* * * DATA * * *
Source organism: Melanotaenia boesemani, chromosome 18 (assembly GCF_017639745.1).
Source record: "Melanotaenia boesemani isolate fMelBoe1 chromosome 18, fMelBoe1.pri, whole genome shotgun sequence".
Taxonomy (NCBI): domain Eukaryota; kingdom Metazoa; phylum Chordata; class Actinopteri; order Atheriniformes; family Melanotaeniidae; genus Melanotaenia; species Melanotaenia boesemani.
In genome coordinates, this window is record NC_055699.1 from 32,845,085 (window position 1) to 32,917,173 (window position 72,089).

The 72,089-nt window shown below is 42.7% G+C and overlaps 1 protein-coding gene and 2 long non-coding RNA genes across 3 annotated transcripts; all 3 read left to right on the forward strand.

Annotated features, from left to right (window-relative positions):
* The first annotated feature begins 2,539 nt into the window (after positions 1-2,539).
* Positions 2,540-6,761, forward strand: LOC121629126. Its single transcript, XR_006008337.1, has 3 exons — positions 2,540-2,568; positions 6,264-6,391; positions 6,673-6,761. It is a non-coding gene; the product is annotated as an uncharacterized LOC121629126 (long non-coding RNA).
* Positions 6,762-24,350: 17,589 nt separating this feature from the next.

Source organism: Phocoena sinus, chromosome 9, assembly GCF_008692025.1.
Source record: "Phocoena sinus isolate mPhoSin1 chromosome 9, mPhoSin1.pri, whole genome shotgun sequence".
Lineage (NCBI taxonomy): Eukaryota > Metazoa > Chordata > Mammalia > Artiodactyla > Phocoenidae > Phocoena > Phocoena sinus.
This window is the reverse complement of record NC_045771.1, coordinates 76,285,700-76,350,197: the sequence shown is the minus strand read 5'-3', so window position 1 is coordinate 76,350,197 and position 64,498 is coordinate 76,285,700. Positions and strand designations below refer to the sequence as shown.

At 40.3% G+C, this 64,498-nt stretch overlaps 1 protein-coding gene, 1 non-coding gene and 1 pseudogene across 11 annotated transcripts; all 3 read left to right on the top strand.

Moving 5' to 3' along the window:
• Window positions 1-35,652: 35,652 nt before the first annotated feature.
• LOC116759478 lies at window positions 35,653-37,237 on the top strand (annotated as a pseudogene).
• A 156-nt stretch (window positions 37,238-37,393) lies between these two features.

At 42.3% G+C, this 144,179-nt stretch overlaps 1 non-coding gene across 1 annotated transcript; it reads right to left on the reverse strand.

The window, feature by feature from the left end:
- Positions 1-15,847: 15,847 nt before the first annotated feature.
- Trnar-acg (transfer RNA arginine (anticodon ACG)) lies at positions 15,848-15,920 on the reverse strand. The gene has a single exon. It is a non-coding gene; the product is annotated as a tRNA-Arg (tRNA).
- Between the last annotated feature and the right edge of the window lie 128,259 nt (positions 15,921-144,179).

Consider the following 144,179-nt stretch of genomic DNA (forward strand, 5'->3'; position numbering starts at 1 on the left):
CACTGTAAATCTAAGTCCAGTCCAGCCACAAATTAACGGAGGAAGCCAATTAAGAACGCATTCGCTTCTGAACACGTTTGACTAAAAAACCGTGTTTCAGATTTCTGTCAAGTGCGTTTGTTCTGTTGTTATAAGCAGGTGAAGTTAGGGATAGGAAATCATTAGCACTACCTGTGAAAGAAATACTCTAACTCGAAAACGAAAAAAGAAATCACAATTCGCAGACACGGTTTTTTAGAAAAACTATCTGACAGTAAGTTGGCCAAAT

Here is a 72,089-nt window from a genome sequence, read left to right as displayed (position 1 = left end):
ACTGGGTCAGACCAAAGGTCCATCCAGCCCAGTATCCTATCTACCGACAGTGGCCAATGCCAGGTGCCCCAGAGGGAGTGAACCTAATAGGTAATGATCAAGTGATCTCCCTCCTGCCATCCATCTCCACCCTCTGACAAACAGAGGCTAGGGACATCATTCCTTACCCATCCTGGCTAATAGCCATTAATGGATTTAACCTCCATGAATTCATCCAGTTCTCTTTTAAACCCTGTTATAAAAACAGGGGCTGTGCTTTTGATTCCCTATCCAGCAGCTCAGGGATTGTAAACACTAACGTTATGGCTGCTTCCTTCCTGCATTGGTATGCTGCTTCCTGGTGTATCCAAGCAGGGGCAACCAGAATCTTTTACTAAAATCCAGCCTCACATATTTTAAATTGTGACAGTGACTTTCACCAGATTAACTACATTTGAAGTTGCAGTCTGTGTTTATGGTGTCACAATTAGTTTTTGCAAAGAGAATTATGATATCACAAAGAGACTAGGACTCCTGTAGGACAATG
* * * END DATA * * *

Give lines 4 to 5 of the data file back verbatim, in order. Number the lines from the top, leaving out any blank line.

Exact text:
In genome coordinates, this window is record NC_055699.1 from 32,845,085 (window position 1) to 32,917,173 (window position 72,089).

The 72,089-nt window shown below is 42.7% G+C and overlaps 1 protein-coding gene and 2 long non-coding RNA genes across 3 annotated transcripts; all 3 read left to right on the forward strand.